Directed by Mikhail Red and written by Anton Santamaria, when Bataan police officer Mariano is assigned as a convoy escort for a narco-list vice mayor who is headed to a press conference that could shake the entire Philippine government, she knows it will be a dangerous mission. Starring: Maja Salvador, Shella Mae Romualdo, Mon Confiado, Arthur Acuña, Michael Roy Jornales, Kiel Rodriguez and Royce Cabrera.
A lone cop, left for dead, after their unit is ambushed, striving for revenge and the truth, is a classic quest of cinema but therein lies a key problem. It’s something that we’ve seen time and time again, told in different genres, decades and countries, so taking it on holds a heavy responsibility of bringing a new perspective. Unfortunately, Arisaka doesn’t have that to offer, it hits all the usual notes and doesn’t hold any surprises. The only attempt to differentiate itself is through a historical influence in the Bataan Death March, but the link is fairly weak. It doesn’t take the time to connect its story enough, or explore the history sufficiently to make it a genuine bond. It’s quite difficult to bring through heavy, poignant moments of history in thriller or action cinema, they don’t have the emotional space to do them justice, and this is no exception.
With the story not providing anything revelatory, it leaves it open for the direction to bring through something new but again, that doesn’t happen. Its opening shots do have an atmospheric or mysterious quality to them, and there’s great framing of the landscapes sporadically throughout but for the most part, it’s one-noted. Particularly in relation to the colour, which leans far too heavily on a blue, grey palette and loses a great deal of detail and sharpness. The direction also can’t manage to build the tension that the story sorely needs, meaning it doesn’t hold your attention well. It relies too much on the action styled scenes to carry the story through but they’re not choreographed well enough to do that, and the make-up work is not entirely convincing.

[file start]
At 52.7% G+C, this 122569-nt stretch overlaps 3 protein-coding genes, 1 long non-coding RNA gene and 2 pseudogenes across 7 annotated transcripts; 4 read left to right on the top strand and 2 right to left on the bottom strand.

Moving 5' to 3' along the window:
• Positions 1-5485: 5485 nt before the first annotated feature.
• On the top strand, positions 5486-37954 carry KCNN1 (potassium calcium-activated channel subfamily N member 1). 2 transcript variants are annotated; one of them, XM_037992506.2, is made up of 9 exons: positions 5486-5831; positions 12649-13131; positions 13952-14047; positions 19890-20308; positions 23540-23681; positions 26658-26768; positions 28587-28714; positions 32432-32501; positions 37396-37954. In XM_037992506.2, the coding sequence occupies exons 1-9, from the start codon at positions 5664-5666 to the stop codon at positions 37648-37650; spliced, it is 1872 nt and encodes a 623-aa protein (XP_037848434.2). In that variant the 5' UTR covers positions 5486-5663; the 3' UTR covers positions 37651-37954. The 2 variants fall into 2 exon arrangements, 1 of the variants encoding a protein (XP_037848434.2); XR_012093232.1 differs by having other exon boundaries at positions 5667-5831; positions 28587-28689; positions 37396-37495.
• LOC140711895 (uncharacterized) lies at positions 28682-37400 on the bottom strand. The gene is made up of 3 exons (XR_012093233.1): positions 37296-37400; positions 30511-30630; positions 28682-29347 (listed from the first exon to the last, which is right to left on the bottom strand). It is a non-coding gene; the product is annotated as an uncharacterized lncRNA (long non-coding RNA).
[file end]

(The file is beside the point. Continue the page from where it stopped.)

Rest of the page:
The performances follow the same pattern, they’re just doing exactly what you expect. The different character types are overtly familiar, and the detail or backstory to them is minimal at best. Introducing Shella Mae Romualdo’s Mowi was a step in the right direction, she adds sympathy, fear and danger but with her not taking a more lead role, she can only add so much. Although, she still manages to give a great performance, for her young age she compelling brings a good amount of emotion, particularly with her restricted use of dialogue.
Arisaka attempts to bring a new angle to a familiar concept but can’t break away from those that have come before it. It’s travelling all the same roads, the characters are exactly what you’d expect and while the performances tick the right boxes, without a bigger individuality, they’re simply not captivating enough. It’s still a concept that can work for a piece of entertaining cinema, but the filmmakers tried to bring through such a serious tone, without the story to back it up, that it can’t work as solely an action-thriller.